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Bob Katz FAQs: Nearfield not useful for mixing Studio Monitors
Old 22nd December 2010
  #61
Quote:
Originally Posted by neil456 View Post
funny thing is, he doesn't appear to have very many (that I can find) Mixing Credits... plenty of Mastering credits... and of those I don't really recognize many of those artists.

If anyone could tell me who "big" artists are on that list, I'd love to look up sales.

So it seems a bit odd that a guy who doesn't seem to do a lot of mixing also has such strong opinions about it.
Old 23rd December 2010
  #62
Gear Head
 

Quote:
Originally Posted by Mark D. View Post
We'd want to address all fidelities. You don't want to overlook details that could be heard in even
limited, higher quality, play-back environments.
Right!
Quote:
Originally Posted by Mark D. View Post
Criticism of albums in industry publications are usually by folks with great playback
systems.
and usually very conservative type. and most of them tired. and a vast majority with old biases. and very few not interested in money. just assuming, you know...
Quote:
Originally Posted by Mark D. View Post
There's no reason what sounds great in those can't sound great in the inferior systems.
maybe there is: $.
Best example: loudness war.
what sounds good on high end, sounds good in "mass media". viceversa not true. lot of times.
Old 23rd December 2010
  #63
Lives for gear
 
Zep Dude's Avatar
 

Mixing nearfield is like mixing with a microscope. It gives you a look into the music that's almost like headphones. Hearing the detail with nearfields is helpful for EQing, hearing the fine details of compression etc. It puts you very much inside the music in a way that is not necessarily natural, but still useful for getting the job done.

At some point I do like to roll my chair back and hear how my work sounds in a position where things are gelling with the room. It's like a sculptor walking a few feet back after chiseling for a while to see the larger picture of how his work is coming together. From a distance he can see the impact of his work, but from there he might not be able to make the fine decisions of exactly where to cut the stone to get the desired effect.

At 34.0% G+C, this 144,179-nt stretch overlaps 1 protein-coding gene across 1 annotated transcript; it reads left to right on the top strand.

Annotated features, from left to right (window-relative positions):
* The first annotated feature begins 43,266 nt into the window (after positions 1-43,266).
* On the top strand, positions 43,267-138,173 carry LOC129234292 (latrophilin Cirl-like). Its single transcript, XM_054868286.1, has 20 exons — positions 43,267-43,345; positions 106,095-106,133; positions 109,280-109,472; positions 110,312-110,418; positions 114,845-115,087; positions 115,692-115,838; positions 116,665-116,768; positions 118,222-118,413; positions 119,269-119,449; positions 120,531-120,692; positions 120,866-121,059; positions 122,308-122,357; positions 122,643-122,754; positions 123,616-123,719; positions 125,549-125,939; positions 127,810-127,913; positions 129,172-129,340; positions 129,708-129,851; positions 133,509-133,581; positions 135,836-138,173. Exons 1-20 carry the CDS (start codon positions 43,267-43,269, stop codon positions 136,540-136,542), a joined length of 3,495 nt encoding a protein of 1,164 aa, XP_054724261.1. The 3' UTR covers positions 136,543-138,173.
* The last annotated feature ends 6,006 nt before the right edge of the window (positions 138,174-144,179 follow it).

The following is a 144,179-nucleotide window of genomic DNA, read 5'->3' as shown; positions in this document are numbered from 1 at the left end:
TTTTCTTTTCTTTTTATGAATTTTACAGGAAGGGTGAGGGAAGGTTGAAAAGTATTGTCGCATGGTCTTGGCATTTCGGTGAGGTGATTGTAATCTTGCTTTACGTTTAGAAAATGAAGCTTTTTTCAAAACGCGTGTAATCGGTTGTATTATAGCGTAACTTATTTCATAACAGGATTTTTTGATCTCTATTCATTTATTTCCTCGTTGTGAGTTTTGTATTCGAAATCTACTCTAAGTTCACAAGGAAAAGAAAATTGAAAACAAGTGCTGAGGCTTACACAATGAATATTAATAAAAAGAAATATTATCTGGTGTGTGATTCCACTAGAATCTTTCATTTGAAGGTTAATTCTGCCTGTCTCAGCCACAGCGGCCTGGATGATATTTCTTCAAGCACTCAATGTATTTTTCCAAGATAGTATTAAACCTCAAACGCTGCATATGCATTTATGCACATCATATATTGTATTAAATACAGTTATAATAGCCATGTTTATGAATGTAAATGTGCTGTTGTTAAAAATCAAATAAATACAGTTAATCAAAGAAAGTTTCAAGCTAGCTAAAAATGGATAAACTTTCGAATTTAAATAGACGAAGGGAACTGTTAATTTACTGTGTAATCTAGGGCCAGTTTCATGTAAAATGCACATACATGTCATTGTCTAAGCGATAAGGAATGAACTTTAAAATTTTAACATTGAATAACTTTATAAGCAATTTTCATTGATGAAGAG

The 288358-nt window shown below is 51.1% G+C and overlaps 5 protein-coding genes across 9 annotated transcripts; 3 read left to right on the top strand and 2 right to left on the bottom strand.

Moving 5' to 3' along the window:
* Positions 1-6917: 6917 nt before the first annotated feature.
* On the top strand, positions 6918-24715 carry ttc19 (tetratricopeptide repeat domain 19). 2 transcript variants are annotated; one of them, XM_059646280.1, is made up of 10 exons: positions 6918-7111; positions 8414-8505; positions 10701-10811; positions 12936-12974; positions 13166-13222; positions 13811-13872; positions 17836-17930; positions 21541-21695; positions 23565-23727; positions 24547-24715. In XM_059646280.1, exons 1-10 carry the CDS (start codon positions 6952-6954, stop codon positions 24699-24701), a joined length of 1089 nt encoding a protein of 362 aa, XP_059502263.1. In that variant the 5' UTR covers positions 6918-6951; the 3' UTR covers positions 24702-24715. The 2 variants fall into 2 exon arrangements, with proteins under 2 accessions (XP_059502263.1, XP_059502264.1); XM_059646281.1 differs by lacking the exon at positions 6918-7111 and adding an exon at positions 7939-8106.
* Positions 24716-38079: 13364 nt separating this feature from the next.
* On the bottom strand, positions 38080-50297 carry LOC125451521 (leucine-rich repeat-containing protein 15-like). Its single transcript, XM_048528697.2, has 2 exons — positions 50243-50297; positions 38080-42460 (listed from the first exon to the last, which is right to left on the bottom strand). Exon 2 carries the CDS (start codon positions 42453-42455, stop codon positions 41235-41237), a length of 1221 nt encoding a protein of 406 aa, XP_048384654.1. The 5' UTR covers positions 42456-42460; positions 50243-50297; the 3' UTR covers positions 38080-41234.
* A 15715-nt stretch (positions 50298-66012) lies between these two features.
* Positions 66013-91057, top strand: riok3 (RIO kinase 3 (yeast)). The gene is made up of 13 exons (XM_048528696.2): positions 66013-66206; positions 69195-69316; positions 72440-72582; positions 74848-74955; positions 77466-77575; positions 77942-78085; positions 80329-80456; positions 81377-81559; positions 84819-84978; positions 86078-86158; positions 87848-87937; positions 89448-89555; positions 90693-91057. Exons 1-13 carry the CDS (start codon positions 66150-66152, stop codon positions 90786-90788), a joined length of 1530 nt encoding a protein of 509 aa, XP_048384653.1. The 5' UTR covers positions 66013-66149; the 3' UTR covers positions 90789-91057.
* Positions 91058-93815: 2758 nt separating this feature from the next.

For a while I tried mixing with mid/far mastering monitors. I picked up some Dunlavy SCV's which are considered some of the best speakers ever made. They are 6' tall and weigh about 300lbs each and are used in mastering rooms. I decided that I should hear things the way the mastering engineer would and that would give me better mixes.

The problem, I learned, is that mastering is all about "big picture" which is what mid/far field gives you. Forest from the trees kind of stuff. However, for mixing, you do need to see the trees from the forest for a certain amount of the time.

So for a while I then had both nearfields and the Dunlavy's in the room. Long story short, my mixes translated better when using nearfields (Adam or even Genelecs) than when using the Dunlavy's.
Old 23rd December 2010
  #64
Gear Nut
 

Quote:
Originally Posted by Lives For Fuzz View Post
funny thing is, he doesn't appear to have very many (that I can find) Mixing Credits... plenty of Mastering credits... and of those I don't really recognize many of those artists.

If anyone could tell me who "big" artists are on that list, I'd love to look up sales.

So it seems a bit odd that a guy who doesn't seem to do a lot of mixing also has such strong opinions about it.
I think anyone that is going to criticize should post a link to their credits first.
Old 23rd December 2010
  #65
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Quote:
Originally Posted by neil456 View Post
I think anyone that is going to criticize should post a link to their credits first.
By that logic anyone that agrees with someone should post their credits otherwise their opinion is no more valid than the guy that disagrees.

Or we could just have a conversation.

Anyway, yeah Bob doesn't like nearfields. I do like them. NS-10s in particular as it goes, but I'm just some hack with no-name credits too.
Old 23rd December 2010
  #66
Quote:
Originally Posted by neil456 View Post
I think anyone that is going to criticize should post a link to their credits first.
seriously? just sayin' for a guy who doesn't do a lot of mixing he has awfully strong opinions on what other people should do - just seems goofy to me.